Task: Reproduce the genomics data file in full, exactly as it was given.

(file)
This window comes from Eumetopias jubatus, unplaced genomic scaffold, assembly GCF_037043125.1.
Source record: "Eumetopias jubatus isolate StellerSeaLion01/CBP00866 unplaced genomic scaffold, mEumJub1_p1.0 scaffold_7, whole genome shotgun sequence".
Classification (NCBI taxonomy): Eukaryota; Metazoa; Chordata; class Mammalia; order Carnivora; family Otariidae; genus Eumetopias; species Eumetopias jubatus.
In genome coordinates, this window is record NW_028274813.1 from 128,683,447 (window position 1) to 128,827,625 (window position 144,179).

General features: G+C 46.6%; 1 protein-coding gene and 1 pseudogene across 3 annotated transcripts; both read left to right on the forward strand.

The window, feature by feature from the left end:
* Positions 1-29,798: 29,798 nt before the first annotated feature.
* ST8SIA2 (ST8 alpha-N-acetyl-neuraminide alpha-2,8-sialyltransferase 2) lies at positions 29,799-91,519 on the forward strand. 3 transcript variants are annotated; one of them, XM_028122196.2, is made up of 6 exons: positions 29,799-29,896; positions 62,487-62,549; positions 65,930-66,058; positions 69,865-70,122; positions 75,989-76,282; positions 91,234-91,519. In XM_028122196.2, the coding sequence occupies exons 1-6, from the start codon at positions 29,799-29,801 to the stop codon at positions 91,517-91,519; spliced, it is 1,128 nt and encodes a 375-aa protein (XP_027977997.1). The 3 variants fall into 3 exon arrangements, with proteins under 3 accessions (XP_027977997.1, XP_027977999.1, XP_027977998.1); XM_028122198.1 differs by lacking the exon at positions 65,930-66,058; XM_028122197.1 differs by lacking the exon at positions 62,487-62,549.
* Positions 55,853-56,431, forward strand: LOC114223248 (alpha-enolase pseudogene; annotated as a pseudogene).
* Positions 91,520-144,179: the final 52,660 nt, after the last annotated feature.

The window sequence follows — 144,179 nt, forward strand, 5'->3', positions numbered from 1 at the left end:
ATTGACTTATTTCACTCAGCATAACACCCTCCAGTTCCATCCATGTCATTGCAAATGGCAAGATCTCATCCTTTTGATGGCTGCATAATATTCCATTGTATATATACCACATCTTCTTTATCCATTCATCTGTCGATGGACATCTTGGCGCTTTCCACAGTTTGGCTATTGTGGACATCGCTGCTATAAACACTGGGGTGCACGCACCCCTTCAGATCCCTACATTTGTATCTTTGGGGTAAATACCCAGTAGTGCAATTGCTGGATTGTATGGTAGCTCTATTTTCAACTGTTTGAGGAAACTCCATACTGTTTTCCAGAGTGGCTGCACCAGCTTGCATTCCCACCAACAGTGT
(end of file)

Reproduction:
This window comes from Eumetopias jubatus, unplaced genomic scaffold, assembly GCF_037043125.1.
Source record: "Eumetopias jubatus isolate StellerSeaLion01/CBP00866 unplaced genomic scaffold, mEumJub1_p1.0 scaffold_7, whole genome shotgun sequence".
Classification (NCBI taxonomy): Eukaryota; Metazoa; Chordata; class Mammalia; order Carnivora; family Otariidae; genus Eumetopias; species Eumetopias jubatus.
In genome coordinates, this window is record NW_028274813.1 from 128,683,447 (window position 1) to 128,827,625 (window position 144,179).

General features: G+C 46.6%; 1 protein-coding gene and 1 pseudogene across 3 annotated transcripts; both read left to right on the forward strand.

The window, feature by feature from the left end:
* Positions 1-29,798: 29,798 nt before the first annotated feature.
* ST8SIA2 (ST8 alpha-N-acetyl-neuraminide alpha-2,8-sialyltransferase 2) lies at positions 29,799-91,519 on the forward strand. 3 transcript variants are annotated; one of them, XM_028122196.2, is made up of 6 exons: positions 29,799-29,896; positions 62,487-62,549; positions 65,930-66,058; positions 69,865-70,122; positions 75,989-76,282; positions 91,234-91,519. In XM_028122196.2, the coding sequence occupies exons 1-6, from the start codon at positions 29,799-29,801 to the stop codon at positions 91,517-91,519; spliced, it is 1,128 nt and encodes a 375-aa protein (XP_027977997.1). The 3 variants fall into 3 exon arrangements, with proteins under 3 accessions (XP_027977997.1, XP_027977999.1, XP_027977998.1); XM_028122198.1 differs by lacking the exon at positions 65,930-66,058; XM_028122197.1 differs by lacking the exon at positions 62,487-62,549.
* Positions 55,853-56,431, forward strand: LOC114223248 (alpha-enolase pseudogene; annotated as a pseudogene).
* Positions 91,520-144,179: the final 52,660 nt, after the last annotated feature.

The window sequence follows — 144,179 nt, forward strand, 5'->3', positions numbered from 1 at the left end:
ATTGACTTATTTCACTCAGCATAACACCCTCCAGTTCCATCCATGTCATTGCAAATGGCAAGATCTCATCCTTTTGATGGCTGCATAATATTCCATTGTATATATACCACATCTTCTTTATCCATTCATCTGTCGATGGACATCTTGGCGCTTTCCACAGTTTGGCTATTGTGGACATCGCTGCTATAAACACTGGGGTGCACGCACCCCTTCAGATCCCTACATTTGTATCTTTGGGGTAAATACCCAGTAGTGCAATTGCTGGATTGTATGGTAGCTCTATTTTCAACTGTTTGAGGAAACTCCATACTGTTTTCCAGAGTGGCTGCACCAGCTTGCATTCCCACCAACAGTGT